Inside the Improv Green Room: Pittsburgh All-Star Weekend

Ed. Note – Sometimes when I learn a lesson or have an interesting experience in the course of performing comedy, I’ll talk about it.

Aaron Kleiber, Mike Sasson, Terry Jones, T-Robe and me

This past weekend I was lucky to be a part of the 2nd Annual Pittsburgh All-Star Show at the Improv.  The line up was solid: Terry Jones, Mike Wysocki, T-Robe and I were all slated to co-feature the show, with Derrick Knopsnyder hosting.  The Improv usually supports these types of shows by “papering the room” which essentially means giving out free tickets to get people in the door.  Since it was the 4th of July weekend, audience members got access to $4 tickets.

Most comics don’t like when a club does this because from our high-minded artist’s perspective, you’re attracting the wrong kind of people.  By offering tickets this low, you’re bringing in an audience who is more concerned with the nachos than enjoying the actual show.  These people probably haven’t even ever gone to a comedy show before, thus making them potentially bad audience members.

So what?  Papering the room beats the alternative: shouting jokes in front of 16 people.  The clash that will forever happen in clubs is that comedians believe that a great show equals success.  The club believes that lots of alcohol sales equals success.  The club wants the show to be good, but if everyone enjoys themselves and doesn’t buy anything then it defeats the purpose.

However, I went into the weekend thinking that a $4 ticket crowd was going to be a tough one to work with.  However, on Thursday the crowd was unbelievable.  Mike Sasson and Aaron Kleiber both did guest sets and the audience was with us through the whole thing.  Everyone crushed.   It was like we were detonating laughter bombs in the crowd.  It was so fun that I actually went out on a ledge and tried a few brand new jokes that went pretty well too.  As I left the stage, I thought At this point, I need to be headlining consistently.  I’m pretty good at this.  I came to the conclusion that I was going to do a whole new set tomorrow night.  A completely different 20 minutes.  I have that much good material.  I’m awesome.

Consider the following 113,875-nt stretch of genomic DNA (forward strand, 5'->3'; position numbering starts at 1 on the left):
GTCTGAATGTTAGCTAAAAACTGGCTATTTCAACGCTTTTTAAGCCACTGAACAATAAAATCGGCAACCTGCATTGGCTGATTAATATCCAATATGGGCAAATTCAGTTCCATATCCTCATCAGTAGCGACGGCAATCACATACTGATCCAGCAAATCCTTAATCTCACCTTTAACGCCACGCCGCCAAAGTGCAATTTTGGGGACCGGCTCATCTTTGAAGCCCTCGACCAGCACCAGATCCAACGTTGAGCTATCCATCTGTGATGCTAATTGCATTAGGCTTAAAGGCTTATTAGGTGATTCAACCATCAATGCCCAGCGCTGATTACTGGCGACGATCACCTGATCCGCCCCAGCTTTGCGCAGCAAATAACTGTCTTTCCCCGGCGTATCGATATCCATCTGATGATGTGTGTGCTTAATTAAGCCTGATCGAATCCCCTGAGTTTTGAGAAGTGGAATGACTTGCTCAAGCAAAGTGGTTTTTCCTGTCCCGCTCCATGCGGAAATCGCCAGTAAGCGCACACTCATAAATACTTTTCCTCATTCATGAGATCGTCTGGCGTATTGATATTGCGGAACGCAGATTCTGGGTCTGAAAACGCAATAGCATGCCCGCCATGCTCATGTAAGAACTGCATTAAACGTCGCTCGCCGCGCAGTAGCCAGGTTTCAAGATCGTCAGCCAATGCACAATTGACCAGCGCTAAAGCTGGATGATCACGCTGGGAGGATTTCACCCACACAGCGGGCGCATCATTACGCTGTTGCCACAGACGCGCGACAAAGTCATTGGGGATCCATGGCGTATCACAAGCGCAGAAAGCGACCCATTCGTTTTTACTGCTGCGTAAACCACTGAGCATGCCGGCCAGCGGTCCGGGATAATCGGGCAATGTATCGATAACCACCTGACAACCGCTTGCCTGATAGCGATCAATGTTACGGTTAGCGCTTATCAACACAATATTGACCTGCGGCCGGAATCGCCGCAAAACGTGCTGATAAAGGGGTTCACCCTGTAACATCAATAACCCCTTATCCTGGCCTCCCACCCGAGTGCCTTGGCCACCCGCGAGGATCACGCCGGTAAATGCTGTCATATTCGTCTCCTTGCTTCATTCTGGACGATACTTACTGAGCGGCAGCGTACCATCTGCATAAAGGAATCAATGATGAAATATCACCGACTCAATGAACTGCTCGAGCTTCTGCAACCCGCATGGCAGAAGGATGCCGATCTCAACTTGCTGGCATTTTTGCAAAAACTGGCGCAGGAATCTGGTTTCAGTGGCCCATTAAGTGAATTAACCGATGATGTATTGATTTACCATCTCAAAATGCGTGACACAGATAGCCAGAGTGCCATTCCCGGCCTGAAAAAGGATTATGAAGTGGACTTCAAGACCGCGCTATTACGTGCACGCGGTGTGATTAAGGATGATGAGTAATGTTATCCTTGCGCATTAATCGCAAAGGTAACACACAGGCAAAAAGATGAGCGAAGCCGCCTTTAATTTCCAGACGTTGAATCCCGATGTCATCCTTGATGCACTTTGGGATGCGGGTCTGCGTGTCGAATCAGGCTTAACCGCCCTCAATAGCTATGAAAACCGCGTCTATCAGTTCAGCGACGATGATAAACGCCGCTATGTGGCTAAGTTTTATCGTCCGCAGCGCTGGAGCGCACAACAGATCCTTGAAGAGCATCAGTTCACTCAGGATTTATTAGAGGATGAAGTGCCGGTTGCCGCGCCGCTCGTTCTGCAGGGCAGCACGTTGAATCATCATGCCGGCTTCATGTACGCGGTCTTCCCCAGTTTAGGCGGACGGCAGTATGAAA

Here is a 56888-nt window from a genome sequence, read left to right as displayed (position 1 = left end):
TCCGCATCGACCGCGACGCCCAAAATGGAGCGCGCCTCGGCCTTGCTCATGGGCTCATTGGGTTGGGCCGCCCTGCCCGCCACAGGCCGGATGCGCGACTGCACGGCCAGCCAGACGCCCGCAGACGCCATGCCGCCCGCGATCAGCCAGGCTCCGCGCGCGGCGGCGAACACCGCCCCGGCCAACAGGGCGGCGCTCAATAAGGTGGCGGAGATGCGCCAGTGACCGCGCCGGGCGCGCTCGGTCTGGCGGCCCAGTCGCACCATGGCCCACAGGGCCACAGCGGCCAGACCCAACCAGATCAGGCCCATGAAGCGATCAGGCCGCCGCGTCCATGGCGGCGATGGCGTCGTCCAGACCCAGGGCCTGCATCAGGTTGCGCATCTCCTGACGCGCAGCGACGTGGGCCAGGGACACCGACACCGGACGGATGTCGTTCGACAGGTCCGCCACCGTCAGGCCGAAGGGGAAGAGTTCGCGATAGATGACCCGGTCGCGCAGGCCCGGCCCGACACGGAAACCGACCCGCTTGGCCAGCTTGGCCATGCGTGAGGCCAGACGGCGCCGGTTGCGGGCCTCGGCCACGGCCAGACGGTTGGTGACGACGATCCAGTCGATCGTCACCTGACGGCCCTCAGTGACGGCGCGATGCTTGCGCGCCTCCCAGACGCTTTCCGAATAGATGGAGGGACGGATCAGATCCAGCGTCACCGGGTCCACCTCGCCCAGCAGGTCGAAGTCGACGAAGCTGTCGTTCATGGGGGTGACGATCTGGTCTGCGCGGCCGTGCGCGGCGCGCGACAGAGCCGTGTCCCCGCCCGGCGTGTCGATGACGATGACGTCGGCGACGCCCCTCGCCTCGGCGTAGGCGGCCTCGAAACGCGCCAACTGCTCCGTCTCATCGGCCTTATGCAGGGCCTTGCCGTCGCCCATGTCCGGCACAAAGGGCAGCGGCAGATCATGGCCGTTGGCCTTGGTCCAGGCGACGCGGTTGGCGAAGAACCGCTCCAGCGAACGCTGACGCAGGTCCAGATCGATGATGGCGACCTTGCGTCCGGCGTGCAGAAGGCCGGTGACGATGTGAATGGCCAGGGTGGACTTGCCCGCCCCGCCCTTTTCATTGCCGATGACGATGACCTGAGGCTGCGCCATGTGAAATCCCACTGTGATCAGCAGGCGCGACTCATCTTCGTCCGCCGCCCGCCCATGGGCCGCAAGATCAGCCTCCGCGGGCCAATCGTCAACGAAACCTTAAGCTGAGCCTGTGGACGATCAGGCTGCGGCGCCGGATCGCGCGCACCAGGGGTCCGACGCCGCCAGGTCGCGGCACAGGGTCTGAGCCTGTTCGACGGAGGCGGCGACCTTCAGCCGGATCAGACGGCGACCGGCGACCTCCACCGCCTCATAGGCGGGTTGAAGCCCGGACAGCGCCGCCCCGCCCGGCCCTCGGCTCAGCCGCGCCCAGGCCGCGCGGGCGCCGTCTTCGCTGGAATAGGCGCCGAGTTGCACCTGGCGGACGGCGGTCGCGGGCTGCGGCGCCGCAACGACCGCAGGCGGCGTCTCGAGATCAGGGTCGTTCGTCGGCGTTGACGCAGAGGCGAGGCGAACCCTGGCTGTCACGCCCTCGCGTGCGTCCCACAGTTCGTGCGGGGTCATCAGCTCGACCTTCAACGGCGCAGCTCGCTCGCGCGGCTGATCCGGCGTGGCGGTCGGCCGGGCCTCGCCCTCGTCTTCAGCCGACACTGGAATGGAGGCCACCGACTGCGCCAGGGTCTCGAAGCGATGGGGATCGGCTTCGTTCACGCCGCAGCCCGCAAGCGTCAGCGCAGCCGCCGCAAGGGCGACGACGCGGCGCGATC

Comedy has a funny way of taking your knees out just when your head is it’s most inflated.

First show on Friday, I just flat out stunk.  The audience was definitely a little stiff.  I also had to perform during “check drop” which can be brutal.  That’s when the servers drop off the bill for the evening and everyone stops listening to you and starts to complain about how much chicken wings cost.  So even though I didn’t do so great, I had an excuse.

I came off stage and Colin Chamberlain, another local comedian, gave me the best patronizing compliment I’ve ever had after a bad set.

Me: Man, that was rough.

Colin: You know what though?  That’s a nice shirt you have on there.

We had a guest set that night from a legit headliner named Tu Rae.  Tu Rae is now one of the MC’s at New York’s famous Comedy Cellar.  He was in town doing a one-nighter at an upscale bar and decided to pop in before his show to get warmed up.  As he scanned the lethargic crowd, he leaned into me and said, “What’s that movie where the pit fighters are dipping their hands in glass?  Cause that’s what I feel like I’m doing now.  This is going to be a fight.”

He crushed.  Which then made my excuse of why I did poorly fly out the window.  Someone figured out how to do it.  It could be done, but I just didn’t have the combination that night.

If this past weekend was a baseball series I’d say I pitched a shutout the first show, got shelled for the second, then had a 1-0 win in extra innings for the third show.  It was a series win, but it was sloppy and we need to get back to fundamentals.

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